How did Carlie's ten cents make a difference? Nine year old Carlie joined her mom, dad, grandparents, uncles and aunts and a lot of friends at Rosa Mae’s Café in Thomasville, NC. She wore a blue Huntington’s t-shirt and carried dishes, poured iced tea, wiped tables. And on that cold, rainy night it was full to overflowing—with families who know the story of Carlie’s dynamic grandma with Huntington’s disease. They came not just to donate money but to celebrate a family that is living proactively with Huntington’s disease.
Because this brain disorder is hereditary, each child of a parent with the defective Huntington gene has a 50% chance of inheriting the disease. What starts out as small missteps and a flare-up end up taking a person’s ability to feel, think and move. Eventually, they become totally dependent. There is no treatment or cure.
Carlie’s dad is at risk, and if he carries the defective gene it can go down the line.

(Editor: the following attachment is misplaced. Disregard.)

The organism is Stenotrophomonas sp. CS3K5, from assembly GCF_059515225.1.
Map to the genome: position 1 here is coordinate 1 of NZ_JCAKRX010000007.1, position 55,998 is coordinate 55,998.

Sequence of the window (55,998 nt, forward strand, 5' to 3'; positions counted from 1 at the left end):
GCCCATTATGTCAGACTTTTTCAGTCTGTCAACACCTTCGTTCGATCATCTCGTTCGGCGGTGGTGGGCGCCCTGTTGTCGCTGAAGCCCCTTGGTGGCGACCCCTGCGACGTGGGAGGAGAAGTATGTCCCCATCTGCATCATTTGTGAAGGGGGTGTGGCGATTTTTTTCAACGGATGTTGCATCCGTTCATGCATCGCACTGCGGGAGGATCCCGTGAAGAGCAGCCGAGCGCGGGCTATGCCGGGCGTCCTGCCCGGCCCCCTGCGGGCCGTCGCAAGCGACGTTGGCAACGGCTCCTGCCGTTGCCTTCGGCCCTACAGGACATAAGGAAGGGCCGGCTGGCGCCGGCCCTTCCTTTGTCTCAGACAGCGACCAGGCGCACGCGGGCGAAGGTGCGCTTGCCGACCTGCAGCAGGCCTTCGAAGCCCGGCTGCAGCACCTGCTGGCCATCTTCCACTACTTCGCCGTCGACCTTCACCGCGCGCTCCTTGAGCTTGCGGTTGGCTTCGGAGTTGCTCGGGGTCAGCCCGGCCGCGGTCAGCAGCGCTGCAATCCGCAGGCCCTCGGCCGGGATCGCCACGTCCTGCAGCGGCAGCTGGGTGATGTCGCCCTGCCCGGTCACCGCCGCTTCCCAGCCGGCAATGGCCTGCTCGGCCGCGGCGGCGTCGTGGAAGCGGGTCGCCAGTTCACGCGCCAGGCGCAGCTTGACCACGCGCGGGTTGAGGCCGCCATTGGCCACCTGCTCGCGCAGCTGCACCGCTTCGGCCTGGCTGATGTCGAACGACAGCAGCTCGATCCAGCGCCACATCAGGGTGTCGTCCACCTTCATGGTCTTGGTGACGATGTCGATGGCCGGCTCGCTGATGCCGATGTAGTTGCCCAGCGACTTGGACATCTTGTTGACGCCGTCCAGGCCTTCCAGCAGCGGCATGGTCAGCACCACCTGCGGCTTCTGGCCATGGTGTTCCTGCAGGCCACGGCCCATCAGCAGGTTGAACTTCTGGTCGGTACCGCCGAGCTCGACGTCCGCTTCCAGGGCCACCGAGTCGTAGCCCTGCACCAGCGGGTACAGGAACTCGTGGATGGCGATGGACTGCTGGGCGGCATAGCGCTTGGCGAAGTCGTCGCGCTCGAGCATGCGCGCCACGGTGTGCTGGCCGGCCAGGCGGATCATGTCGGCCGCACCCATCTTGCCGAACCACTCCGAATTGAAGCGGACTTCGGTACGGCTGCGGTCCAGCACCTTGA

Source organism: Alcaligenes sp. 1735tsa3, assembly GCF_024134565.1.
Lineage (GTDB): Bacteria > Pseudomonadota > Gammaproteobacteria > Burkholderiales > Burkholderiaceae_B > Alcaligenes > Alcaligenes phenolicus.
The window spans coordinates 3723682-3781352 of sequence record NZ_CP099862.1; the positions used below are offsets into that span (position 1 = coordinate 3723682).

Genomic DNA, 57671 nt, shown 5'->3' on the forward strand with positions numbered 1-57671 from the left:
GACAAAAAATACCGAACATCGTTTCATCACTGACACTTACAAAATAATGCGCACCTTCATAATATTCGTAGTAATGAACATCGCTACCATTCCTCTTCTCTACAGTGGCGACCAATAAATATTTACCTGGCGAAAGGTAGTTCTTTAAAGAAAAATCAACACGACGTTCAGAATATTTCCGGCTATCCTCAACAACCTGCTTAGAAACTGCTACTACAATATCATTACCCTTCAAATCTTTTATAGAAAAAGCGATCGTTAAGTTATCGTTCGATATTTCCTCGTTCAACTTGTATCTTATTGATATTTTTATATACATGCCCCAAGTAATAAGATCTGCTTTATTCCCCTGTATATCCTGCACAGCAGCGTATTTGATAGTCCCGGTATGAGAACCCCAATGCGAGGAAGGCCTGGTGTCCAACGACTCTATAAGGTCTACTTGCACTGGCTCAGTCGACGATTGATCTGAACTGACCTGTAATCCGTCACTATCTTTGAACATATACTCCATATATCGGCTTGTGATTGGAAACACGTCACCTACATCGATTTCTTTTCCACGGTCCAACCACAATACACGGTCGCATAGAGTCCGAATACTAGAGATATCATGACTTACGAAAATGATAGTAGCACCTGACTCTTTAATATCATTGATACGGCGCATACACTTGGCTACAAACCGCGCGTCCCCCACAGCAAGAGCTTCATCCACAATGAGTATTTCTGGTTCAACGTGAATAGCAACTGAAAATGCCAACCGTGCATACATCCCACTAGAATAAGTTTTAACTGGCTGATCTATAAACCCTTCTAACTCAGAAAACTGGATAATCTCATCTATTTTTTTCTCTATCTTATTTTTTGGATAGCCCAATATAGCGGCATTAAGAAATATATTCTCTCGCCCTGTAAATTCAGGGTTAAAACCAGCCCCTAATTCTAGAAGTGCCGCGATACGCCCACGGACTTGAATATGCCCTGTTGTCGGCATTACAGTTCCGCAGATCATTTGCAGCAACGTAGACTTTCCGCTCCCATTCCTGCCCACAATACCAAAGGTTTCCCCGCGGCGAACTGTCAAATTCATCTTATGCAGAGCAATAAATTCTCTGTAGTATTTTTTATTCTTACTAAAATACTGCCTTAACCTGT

But optimism and hope there was that night. When the counting was over at 10pm, the packed house had donated a total of $2,423.10. Noone ever expected such a whopping sum in that small café. And all were especially curious about the 10cents.
The 10 cents? Carlie had pulled it out of her pocket to donate to her Grandma’s fundraiser. When asked if they could round it out to an even amount, Carlie insisted her $.10 be included. And as it turned out, it made the biggest difference of all.
The NC Chapter of Huntington’s Disease Society of America is working overtime to start more support groups across the state, to raise awareness of the excellent resources and care, and to advocate in Congress for the HD Parity Act so families don’t have a 2-year wait for Medicare. Lots to do!
To learn more about resources and services visit www.hdsa.org and www.hdreach.org.